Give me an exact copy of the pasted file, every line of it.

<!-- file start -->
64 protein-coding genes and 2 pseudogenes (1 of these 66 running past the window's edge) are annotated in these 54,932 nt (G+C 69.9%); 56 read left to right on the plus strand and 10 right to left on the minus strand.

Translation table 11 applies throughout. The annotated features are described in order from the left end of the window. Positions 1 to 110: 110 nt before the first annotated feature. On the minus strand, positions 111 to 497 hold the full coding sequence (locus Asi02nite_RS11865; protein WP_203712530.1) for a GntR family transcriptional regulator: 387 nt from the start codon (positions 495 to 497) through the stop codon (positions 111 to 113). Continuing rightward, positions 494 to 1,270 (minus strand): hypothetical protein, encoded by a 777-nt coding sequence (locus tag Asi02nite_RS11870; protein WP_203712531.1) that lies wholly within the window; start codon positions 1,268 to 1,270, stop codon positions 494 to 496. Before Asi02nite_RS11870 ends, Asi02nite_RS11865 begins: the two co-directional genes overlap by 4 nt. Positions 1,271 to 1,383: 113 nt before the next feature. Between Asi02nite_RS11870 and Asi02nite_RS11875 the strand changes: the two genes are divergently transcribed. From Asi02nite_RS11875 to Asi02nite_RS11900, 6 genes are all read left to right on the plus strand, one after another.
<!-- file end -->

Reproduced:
64 protein-coding genes and 2 pseudogenes (1 of these 66 running past the window's edge) are annotated in these 54,932 nt (G+C 69.9%); 56 read left to right on the plus strand and 10 right to left on the minus strand.

Translation table 11 applies throughout. The annotated features are described in order from the left end of the window. Positions 1 to 110: 110 nt before the first annotated feature. On the minus strand, positions 111 to 497 hold the full coding sequence (locus Asi02nite_RS11865; protein WP_203712530.1) for a GntR family transcriptional regulator: 387 nt from the start codon (positions 495 to 497) through the stop codon (positions 111 to 113). Continuing rightward, positions 494 to 1,270 (minus strand): hypothetical protein, encoded by a 777-nt coding sequence (locus tag Asi02nite_RS11870; protein WP_203712531.1) that lies wholly within the window; start codon positions 1,268 to 1,270, stop codon positions 494 to 496. Before Asi02nite_RS11870 ends, Asi02nite_RS11865 begins: the two co-directional genes overlap by 4 nt. Positions 1,271 to 1,383: 113 nt before the next feature. Between Asi02nite_RS11870 and Asi02nite_RS11875 the strand changes: the two genes are divergently transcribed. From Asi02nite_RS11875 to Asi02nite_RS11900, 6 genes are all read left to right on the plus strand, one after another.